Female Yahoo Exec Accused of Sexual Harassment Files for Defamation
Maria Zhang, the Yahoo engineering executive sued for sexual harassment by one of her female employees, is striking back. Zhang, who helps lead Yahoo's crucial mobile efforts, filed a cross-complaint (embedded below) against her accuser, Nan Shi. It alleges defamation and claims Shi was trying to "extort" Yahoo.
Although Yahoo was named as a defendant in Shi's sexual harassment suit, the cross-complaint was only filed by Zhang, not Yahoo (the party allegedly being extorted).
Making such false and outrageous allegations is so unimaginable it raises the question of why anyone would resort to such extreme measure. In Shi's case, the answer is simple: financial gain. Shi made false claims that Renhui ("Maria") Zhang ("Zhang" or "Defendant") coerced her into having sex so that Shi could extort Yahoo! Inc. ("Yahoo") for money. Zhang submits this Cross-Complaint for defamation and intentional infliction of emotional distress ("Cross-Complaint") to redress the harm caused by Shi's attempt to ruin Zhang's professional and personal life for Shi's own financial gain.
In the sexual harassment suit, Shi claims that Zhang instructed her to move into temporary housing in Sunnyvale, which is where the alleged harassment began. (Shi worked at Alike, Zhang's previous Seattle-based startup. When Alike was acquired, they both joined Yahoo in California.) Zhang's complaint does not mention the housing arrangement at all. Rather, the filing says Shi retaliated out of concern that she would be fired for performance.
By March 2014, it became obvious to Shi that her job was in serious jeopardy. She had already received negative performance feedback from one technical lead, [Ben Xing], in the third quarter of 2013 and her new technical lead, [Qichu Lu], had raised serious concerns with her performance in the first quarter of 2014.
Realizing that consistent negative performance feedback would likely lead to the termination of her employment and the loss of unvested stock worth potentially hundreds of thousands of dollars, Shi attempted to save her job by making complaints to Yahoo's Human Resources department.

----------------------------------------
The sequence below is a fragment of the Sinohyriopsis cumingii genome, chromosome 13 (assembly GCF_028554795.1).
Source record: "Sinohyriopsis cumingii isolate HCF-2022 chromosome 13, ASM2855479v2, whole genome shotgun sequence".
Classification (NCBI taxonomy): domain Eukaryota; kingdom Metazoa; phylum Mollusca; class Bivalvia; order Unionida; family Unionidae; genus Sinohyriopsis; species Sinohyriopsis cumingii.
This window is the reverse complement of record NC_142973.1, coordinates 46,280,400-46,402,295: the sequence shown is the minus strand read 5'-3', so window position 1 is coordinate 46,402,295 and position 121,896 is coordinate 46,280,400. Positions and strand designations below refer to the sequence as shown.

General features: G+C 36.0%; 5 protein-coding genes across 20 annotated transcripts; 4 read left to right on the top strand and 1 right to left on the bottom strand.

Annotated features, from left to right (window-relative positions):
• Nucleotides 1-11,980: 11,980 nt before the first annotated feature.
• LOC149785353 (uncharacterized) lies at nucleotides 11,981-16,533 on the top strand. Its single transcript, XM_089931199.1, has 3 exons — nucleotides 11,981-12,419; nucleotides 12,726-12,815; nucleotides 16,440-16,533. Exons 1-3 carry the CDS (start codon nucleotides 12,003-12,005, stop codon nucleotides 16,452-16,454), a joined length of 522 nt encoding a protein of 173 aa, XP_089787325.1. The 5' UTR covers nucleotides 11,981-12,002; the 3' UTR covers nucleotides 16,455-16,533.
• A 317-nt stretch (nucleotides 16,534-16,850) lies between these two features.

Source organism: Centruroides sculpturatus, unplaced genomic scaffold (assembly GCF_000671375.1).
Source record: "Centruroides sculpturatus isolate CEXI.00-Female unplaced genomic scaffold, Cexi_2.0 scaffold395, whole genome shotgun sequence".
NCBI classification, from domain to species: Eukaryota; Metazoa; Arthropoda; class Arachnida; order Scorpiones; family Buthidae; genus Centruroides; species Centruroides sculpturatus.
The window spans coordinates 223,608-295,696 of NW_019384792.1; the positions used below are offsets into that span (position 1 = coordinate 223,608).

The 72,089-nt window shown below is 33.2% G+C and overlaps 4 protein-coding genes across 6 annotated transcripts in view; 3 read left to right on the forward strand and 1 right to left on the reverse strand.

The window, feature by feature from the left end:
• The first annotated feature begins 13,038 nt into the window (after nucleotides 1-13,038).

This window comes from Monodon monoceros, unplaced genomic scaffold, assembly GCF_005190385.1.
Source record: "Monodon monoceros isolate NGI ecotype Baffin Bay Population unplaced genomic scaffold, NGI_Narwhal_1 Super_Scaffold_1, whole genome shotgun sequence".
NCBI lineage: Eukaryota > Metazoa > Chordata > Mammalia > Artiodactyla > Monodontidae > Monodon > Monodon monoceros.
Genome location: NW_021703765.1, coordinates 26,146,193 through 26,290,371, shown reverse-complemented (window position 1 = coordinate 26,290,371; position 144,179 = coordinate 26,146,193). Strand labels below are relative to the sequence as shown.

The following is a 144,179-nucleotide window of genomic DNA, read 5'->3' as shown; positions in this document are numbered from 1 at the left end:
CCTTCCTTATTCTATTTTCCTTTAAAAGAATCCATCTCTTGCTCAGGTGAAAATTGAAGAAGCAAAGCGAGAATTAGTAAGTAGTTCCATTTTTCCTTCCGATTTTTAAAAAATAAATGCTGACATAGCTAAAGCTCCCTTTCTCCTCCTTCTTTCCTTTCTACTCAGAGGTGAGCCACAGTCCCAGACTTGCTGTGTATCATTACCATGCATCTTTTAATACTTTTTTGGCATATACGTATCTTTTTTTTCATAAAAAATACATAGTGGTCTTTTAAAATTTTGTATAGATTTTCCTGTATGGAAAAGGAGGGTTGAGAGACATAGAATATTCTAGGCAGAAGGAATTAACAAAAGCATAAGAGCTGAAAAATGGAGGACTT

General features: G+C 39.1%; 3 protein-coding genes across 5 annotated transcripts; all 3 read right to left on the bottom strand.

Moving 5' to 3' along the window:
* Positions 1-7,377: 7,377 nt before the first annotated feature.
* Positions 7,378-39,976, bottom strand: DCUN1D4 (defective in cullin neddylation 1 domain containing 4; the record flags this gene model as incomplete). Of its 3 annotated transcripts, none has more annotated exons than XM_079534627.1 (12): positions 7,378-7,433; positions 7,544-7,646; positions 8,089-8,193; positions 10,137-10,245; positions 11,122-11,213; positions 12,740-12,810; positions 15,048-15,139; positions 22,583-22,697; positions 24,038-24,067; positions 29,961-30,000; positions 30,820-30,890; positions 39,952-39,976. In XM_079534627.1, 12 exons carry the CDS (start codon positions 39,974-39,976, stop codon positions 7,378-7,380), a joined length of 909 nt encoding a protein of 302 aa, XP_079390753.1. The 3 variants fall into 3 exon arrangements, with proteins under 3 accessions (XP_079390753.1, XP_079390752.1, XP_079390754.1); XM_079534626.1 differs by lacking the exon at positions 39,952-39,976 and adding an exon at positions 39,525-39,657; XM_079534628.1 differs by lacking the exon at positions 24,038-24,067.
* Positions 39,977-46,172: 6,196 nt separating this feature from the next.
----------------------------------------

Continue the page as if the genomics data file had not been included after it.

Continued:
Shi's first attempt was carefully investigated but Yahoo found her claims to be unsubstantiated. In March 2014, Shi approached Yahoo's Human Resources department. She complained that she did not like being told what to do by Lu. She also complained that Zhang was a demanding manager. She also stated that Zhang threatened her job.
The cross-complaint highlights the fact that Shi did not mention sexual harassment allegations until the following month when: "Shi realized that she would not receive another chance and her termination of employment was likely to be imminent." (Shi has said she did not mention the harassment earlier because she feared it would end her career.)
To support the fact that Zhang and Shi never had a sexual relationship, the cross-complaint mentions the lack of witnesses or physical evidence, including no references to it in email, text message, or letter during the time span of the alleged harassment.
The Yahoo spokesperson who sent Valleywag the complaint would only offer the following comment:
As we previously stated, there is absolutely no basis or truth to the allegations against Maria Zhang. Maria is an exemplary Yahoo executive, and we intend to fight vigorously to clear her name.
Yahoo executive Maria Zhang cross-complaint v Nan Shi
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